In 2005, Prime Minister Dr Manmohan Singh, commissioned the Sachar Committee report, to investigate the socio-economic and educational status of Muslims. The report revealed that the Muslim community was very poorly represented occupying about 2.5% of bureaucratic positions, even though they formed about 12% of the population (11). Their representation in the Indian Army was abysmally low. According to the program titled ‘Minority Report’ of the CNN-IBN, hardly 3% of Indian Soldiers were Muslims (12). In the decade after the 2002 genocidal attacks on Muslims in Gujarat, there was a significant threat to the minority communities in India – over 2500 people were killed in communal disturbances in India (13). The 2012 International Religious Freedom report, detailed the concerns that the minority communities in India faced in practicing their faith (14). In 2017 alone, some 111 people were killed and 2384 others were injured in 822 communal incidents (15). Under these circumstances, there was an urgent need for the Communal Violence Bill. Yet, the very debate around the same died a premature death.

Dalits and indigenous tribal communities faced similar difficulties. The Backward Classes Commission, in the year 2007, said that 37.17 percent of the Indian bureaucracy was made up of Brahmins, most of whom, occupied top posts (16). In 2006, the survey by the CSDS found that out of the decision makers in the Indian media, only 4 percent belonged to ‘lower castes’ and 3 percent were Muslims. While over 53 per cent of the prisoners in Indian jails are either Muslims, Adivasis or Dalits (17), the 100 richest Indians control about one fourth of the GDP of India. As of 2007, more than 800 million people lived on less than rupees 20 a day. Presently, India is the country with the maximum number of people below the poverty line (18). The Food Security Bill also lost context since its enactment as the BJP is more concerned about the regulation of diet than ensuring the availability of food to the nation.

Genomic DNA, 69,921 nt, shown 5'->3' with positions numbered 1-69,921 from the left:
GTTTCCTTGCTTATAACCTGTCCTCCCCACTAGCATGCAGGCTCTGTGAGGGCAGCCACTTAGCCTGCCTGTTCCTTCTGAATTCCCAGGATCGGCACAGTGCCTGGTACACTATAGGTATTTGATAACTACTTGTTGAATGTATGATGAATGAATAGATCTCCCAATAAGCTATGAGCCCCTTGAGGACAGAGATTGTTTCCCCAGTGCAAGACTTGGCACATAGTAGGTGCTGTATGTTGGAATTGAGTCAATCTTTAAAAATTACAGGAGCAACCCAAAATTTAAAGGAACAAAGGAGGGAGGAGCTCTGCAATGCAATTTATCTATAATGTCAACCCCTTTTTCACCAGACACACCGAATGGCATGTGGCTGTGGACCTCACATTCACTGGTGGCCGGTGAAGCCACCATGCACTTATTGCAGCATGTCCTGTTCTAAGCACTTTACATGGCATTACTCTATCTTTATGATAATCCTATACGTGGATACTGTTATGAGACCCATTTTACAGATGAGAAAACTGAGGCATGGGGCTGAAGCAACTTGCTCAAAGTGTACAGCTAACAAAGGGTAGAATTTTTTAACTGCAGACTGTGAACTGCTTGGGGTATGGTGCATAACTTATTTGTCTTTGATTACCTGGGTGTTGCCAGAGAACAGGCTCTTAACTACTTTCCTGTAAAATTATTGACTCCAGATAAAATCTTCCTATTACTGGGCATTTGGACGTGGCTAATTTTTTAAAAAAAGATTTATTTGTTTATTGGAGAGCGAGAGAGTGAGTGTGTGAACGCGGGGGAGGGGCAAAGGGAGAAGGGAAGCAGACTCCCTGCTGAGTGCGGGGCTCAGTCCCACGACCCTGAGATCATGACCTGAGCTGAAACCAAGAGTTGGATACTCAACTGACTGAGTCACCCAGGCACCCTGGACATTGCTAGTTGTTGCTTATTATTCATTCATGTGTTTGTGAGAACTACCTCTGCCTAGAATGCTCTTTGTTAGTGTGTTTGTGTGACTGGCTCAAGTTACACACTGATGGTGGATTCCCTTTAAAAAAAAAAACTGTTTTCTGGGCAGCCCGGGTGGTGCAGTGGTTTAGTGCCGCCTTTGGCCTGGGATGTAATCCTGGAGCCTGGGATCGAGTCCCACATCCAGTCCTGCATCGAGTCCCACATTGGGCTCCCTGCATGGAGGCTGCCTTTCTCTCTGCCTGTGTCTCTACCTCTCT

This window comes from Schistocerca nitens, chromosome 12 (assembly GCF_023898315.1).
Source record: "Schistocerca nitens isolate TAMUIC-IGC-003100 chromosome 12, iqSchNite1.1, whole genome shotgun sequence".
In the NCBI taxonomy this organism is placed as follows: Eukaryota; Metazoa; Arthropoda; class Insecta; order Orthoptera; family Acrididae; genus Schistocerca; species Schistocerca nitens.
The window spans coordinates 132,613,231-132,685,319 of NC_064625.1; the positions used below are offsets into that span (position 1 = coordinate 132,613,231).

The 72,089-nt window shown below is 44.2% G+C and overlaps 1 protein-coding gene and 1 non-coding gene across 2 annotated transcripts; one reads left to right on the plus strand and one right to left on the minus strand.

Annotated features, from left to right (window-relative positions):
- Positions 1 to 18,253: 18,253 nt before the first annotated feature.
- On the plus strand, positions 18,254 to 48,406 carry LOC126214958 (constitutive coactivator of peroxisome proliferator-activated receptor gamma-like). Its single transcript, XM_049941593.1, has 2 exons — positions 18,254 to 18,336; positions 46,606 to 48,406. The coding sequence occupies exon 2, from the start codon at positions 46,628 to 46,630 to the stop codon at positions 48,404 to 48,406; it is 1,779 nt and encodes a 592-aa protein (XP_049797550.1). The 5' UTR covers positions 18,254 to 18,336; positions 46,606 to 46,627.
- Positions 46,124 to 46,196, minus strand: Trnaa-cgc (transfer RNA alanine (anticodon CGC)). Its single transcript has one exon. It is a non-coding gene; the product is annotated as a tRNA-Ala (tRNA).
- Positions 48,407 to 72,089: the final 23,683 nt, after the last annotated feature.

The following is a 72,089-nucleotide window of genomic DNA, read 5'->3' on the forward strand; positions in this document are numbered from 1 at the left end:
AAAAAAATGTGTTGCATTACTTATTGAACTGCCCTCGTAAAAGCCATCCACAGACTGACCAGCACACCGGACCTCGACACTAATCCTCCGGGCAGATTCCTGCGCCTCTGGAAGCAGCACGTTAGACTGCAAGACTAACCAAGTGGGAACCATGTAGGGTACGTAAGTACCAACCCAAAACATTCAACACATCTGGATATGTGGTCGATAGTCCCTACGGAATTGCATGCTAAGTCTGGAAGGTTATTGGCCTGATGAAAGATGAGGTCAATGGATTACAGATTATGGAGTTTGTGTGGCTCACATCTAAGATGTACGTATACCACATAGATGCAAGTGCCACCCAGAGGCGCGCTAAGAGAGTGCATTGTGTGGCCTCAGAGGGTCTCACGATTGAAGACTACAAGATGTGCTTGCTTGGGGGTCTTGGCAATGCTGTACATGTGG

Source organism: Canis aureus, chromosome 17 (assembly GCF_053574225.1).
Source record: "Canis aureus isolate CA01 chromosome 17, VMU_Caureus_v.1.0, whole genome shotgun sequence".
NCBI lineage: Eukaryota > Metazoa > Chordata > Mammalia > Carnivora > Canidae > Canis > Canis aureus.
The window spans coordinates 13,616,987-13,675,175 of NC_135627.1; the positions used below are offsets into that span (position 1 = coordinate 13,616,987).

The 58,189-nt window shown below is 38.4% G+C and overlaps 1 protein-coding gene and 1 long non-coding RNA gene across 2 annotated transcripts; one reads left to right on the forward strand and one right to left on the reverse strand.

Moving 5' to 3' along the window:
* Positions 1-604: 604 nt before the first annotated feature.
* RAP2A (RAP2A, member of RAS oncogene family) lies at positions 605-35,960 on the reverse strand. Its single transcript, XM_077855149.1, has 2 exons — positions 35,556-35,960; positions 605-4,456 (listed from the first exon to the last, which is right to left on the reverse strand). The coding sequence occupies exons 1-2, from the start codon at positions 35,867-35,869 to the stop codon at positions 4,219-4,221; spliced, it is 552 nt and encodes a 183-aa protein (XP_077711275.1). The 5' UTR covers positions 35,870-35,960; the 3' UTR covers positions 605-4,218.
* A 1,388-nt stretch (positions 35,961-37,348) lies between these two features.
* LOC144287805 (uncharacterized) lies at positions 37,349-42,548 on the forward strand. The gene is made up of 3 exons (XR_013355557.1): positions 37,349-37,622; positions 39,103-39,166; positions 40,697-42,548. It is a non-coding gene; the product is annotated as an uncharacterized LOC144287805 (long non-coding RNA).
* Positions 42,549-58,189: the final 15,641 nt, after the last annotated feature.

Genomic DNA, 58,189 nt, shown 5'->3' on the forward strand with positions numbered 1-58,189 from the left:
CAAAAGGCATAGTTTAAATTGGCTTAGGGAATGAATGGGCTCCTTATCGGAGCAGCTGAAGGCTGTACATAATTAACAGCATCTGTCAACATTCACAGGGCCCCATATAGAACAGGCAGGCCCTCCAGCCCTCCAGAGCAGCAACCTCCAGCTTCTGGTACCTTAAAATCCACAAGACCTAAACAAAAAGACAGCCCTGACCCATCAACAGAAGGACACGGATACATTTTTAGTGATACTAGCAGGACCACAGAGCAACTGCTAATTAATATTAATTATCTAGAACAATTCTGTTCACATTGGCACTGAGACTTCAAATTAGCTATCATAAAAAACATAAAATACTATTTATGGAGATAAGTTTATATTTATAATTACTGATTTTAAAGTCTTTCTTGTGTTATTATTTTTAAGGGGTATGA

In 2013, the Food Security Bill was hurriedly enacted by the Parliament. The background and intention of this legislation was to address the growing concerns of scholars like Amartya Sen and Jean Dreze, about the failure of India to translate its growing GDP into a decent Human Development Index. In 2014, India was ranked 55th in the Global Hunger Index. Under the circumstances, the Bill was only a foundation from which future policy making and further planning to tackle poverty could be pursued. Between the years 2006 and 2013, nearly 50% of the tribal children in India suffered from malnutrition (19). Even though, the Supreme Court has accepted the Right to Food as a fundamental Right under Article 21 of the Indian Constitution, food distribution in India remains tremendously misguided (20). Therefore, issues like transparency and improvement of the public distribution system and the clear identification of target groups required much more attention from the central government. Yet, the BJP government did little to carry forward that conversation to improve, what they had previously called a half-baked bill (21). Under the Modi government, India has slipped to the 100th position in the global hunger index. According to the statistics presented by the government, 45.3 tribal Indians and 31.5 Dalits in India continue to live below poverty line (22). Earlier, the country was behind Nepal and Bangladesh. Now, war- torn nations like Iraq and North Korea are ahead of India in providing food to their citizens (23).
Thus, while speaking of the BJP and its ability to address Hindu rights, one must ask whether it does indeed cater for the needs of Hindus in the context of social justice and equity or are its policies on the ground merely a populist jeer towards bigotry and chauvinism in the name of Hindutva.

Dr Tharoor, certainly knows and understands these issues far better than I do. Yet, he clearly chose to keep the conversation away  them avoiding touching in any depth on these points. Perhaps, he also understands the nexus between the Congress and their soft core Hindutva politics that has, in fact, helped in creating this present, full blown Hindutva menace.